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About this book

This text presents an historical examination of political fact-checking, highlighting how this is part of a larger phenomenon of online scrutiny that manifests itself in multiple forms. Reflecting the long history of “fake facts” in America, the book discusses important developments in this area from the emergence of the public Internet in the 1990s to the start of the Trump-Clinton presidential election campaigns.

Topics and features: describes how some of the major players in political fact-checking began with the purpose of scrutinizing and debunking of urban legends; considers how this was part of a wider culture, encompassing B-grade horror movies, truth-or-fiction television shows, and groups warning about computer viruses; explains how such developments are connected, revealing political fact-checking as one of many forms of scrutiny applied in the face of a complex, dangerous world; provides a range of detailed case studies, covering such topics as the rumors surrounding the 9/11 terrorist attacks, and academic interest in contemporary legends; discusses how pre-Internet technologies such as bulletin boards, Usenet, and proprietary online service providers such as CompuServe and AOL were used to both disseminate and debunk urban legends; examines the rise of political fact-checking, reviewing all of the major initiatives in this area undertaken in the United States.

This timely study touches on issues of popular culture and major events, and offers profiles of colorful individuals and organizations, and as such will appeal to a broad audience interested in the history of fact-checking and efforts to protect the political process from falsehoods.

Table of Contents

Frontmatter

Chapter 1. The Concept of Scrutiny

Abstract
This introductory chapter considers the concept of scrutiny, which is a concept that underlies the analysis throughout the book. Scrutiny is an essential element of the methodological practices of science and philosophy. It is also essential to being a consumer in a world in which one is assaulted by advertising every place one turns, or in determining the authenticity of a cultural artifact such as a novel or play. The politics of honest election and fair governance are also a place where scrutiny is important. Scrutiny is what ties together the topics covered in this book (debunking of urban legends, political fact-checking, truth-or-fiction television programming, grade B horror movies, and sites that protect one from computer viruses) that have been prevalent in the years 1990 to 2015. This chapter looks in particular at scrutiny in online settings.
William Aspray, James W. Cortada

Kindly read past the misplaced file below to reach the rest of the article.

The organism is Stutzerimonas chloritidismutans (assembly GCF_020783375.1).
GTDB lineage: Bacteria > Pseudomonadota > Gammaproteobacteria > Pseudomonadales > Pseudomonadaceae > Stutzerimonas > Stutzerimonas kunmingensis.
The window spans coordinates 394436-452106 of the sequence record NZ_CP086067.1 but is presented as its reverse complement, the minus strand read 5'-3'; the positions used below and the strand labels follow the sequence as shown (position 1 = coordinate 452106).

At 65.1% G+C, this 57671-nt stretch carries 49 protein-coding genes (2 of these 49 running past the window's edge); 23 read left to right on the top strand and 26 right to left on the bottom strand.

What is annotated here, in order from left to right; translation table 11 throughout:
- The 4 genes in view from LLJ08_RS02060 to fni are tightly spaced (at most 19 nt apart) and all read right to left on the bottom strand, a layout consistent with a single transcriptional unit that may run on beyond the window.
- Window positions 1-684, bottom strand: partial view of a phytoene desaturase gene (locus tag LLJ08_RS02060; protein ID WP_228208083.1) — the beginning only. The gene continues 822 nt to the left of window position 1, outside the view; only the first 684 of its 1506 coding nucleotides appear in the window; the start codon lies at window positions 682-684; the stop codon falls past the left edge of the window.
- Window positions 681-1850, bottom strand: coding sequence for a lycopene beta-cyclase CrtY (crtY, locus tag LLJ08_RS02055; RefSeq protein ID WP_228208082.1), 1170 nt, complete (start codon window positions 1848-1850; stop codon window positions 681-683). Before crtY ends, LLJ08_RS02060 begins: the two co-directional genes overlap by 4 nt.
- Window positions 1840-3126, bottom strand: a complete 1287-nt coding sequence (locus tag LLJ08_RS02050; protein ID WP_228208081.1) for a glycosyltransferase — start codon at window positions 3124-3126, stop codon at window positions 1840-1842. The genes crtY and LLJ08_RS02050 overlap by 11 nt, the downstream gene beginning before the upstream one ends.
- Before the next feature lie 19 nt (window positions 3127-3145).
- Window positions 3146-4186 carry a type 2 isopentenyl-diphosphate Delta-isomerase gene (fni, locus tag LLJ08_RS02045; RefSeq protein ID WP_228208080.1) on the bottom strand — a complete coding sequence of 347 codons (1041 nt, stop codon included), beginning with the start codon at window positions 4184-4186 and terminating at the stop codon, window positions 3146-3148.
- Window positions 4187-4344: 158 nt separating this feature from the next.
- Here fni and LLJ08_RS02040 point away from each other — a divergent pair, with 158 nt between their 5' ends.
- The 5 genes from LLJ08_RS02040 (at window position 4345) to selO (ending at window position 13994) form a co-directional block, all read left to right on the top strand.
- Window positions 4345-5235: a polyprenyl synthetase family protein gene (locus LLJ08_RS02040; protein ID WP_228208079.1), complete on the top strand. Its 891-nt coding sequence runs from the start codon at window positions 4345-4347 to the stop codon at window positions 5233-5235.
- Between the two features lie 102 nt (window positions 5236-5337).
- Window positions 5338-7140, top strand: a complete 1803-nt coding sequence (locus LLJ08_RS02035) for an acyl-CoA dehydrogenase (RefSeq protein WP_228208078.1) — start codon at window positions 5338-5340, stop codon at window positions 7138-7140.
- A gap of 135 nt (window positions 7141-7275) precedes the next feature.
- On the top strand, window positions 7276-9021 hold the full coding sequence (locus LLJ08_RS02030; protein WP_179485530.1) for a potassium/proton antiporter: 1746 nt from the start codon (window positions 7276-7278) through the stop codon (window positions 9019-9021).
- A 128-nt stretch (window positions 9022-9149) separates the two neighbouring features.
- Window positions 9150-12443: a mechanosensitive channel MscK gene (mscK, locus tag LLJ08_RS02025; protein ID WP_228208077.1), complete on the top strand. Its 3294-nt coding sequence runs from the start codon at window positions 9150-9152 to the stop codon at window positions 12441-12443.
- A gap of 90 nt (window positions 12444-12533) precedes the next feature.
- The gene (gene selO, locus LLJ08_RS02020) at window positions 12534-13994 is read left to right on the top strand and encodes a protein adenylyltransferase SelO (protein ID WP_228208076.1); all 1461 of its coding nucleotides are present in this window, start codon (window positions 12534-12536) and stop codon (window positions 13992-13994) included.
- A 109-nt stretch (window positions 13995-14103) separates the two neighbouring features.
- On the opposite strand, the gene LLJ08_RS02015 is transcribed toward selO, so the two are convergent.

Chapter 2. From Debunking Urban Legends to Political Fact-Checking

Abstract
This chapter provides a new, broader understanding of the political fact-checking that has been so prominent in the United States since the 2016 presidential election but which is also becoming a major trend in many other countries. The major story line in this chapter is the emergence of snopes, one of the leading political fact-checking organizations today, out of the Usenet newsgroup alt.folklore.urban (AFU), when two of AFU’s most active members, David and Barbara (Hamel) Mikkelson, pulled their material from AFU to create snopes, taking advantage of the newly created public Internet. The chapter describes the creation and the culture of AFU, the concept of urban legends and the style, purpose, and methods used by AFU members to evaluate urban legends. The chapter then traces the history of snopes as it evolves from the study of urban legends to political fact-checking. The growth in popularity of snopes, the methods and practices it follows, and some criticism of these methods by information scholar Kalev Leetaru are considered. The chapter closes with the crisis for snopes that occurs when the two founders divorce and the organization is beset by legal challenges from its marketing and technology support organization.
William Aspray, James W. Cortada

Chapter 3. Urban Legends and Rumors Concerning the September 11 Attacks

Abstract
This chapter provides an extended case study of the legends and rumors surrounding the September 11 terrorist attacks in the United States in 2001. The chapter draws upon existing scholarship about the cultural meaning of urban legends to explain how these legends are coping mechanisms for dealing with a complex, dangerous world in which the rules of life are changed. Based on a detailed analysis of the hundreds of stories about 9/11 on snopes and the thousands of posting on alt.folklore.urban about 9/11, the authors categorize the many types of urban legends associated with this event and give illustrations of each. The chapter also considers the role of conspiracy theories associated with these terrorist attacks and in particular looks at the 9/11 Truth Movement, which denies the accepted story of what happened on September 11. This case study enables us to look in depth at the working style used by snopes. The response on AFU to the terrorist attacks is compared to the response on two other Usenet newsgroups. The chapter also looks in particular at mercantile legends and how companies are harmed by urban legends – with a particular look at one restaurant, The Sheikh in suburban Detroit, which was harmed by false claims that its Arab workers celebrated the terrorist attacks. While most urban legends are textual, the chapter closes with a discussion of visual versions using photoshopping techniques.